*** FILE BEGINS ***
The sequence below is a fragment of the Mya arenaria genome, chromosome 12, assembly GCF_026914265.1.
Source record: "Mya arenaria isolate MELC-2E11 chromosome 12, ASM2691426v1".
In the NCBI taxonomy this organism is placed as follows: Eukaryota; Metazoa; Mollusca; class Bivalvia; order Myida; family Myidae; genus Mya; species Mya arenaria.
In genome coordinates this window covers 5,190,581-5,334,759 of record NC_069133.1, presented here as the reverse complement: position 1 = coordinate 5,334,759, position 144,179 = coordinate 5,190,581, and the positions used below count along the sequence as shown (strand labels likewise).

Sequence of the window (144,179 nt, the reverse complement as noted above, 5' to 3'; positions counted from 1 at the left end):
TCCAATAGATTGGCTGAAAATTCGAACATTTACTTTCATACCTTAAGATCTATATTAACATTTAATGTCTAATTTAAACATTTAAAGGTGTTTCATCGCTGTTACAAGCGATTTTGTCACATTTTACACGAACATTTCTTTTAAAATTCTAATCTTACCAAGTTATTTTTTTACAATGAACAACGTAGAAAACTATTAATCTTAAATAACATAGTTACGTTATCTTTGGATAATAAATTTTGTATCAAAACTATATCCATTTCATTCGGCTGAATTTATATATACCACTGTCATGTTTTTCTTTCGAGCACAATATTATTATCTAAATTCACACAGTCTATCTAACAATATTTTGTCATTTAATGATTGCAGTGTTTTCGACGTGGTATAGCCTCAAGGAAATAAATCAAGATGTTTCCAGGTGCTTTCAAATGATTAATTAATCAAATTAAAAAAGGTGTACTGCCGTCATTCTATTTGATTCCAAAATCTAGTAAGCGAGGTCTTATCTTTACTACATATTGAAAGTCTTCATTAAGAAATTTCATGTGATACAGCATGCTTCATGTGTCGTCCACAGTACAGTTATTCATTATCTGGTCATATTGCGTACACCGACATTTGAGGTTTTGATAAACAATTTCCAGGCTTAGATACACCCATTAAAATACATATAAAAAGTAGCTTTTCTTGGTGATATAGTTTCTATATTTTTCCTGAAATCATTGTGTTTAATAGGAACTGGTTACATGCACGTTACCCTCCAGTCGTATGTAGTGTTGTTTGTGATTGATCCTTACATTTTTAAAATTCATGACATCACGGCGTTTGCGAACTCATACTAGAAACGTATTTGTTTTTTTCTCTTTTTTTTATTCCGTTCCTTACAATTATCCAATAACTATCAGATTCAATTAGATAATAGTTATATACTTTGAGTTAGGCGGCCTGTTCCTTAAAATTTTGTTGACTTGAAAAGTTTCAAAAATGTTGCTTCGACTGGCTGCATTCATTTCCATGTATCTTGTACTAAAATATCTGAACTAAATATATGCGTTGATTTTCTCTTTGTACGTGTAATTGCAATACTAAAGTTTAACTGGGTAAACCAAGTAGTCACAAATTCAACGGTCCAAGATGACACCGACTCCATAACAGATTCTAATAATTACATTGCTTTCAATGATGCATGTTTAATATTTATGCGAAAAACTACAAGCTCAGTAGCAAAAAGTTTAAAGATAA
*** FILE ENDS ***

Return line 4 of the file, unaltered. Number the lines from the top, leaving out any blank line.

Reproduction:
In genome coordinates this window covers 5,190,581-5,334,759 of record NC_069133.1, presented here as the reverse complement: position 1 = coordinate 5,334,759, position 144,179 = coordinate 5,190,581, and the positions used below count along the sequence as shown (strand labels likewise).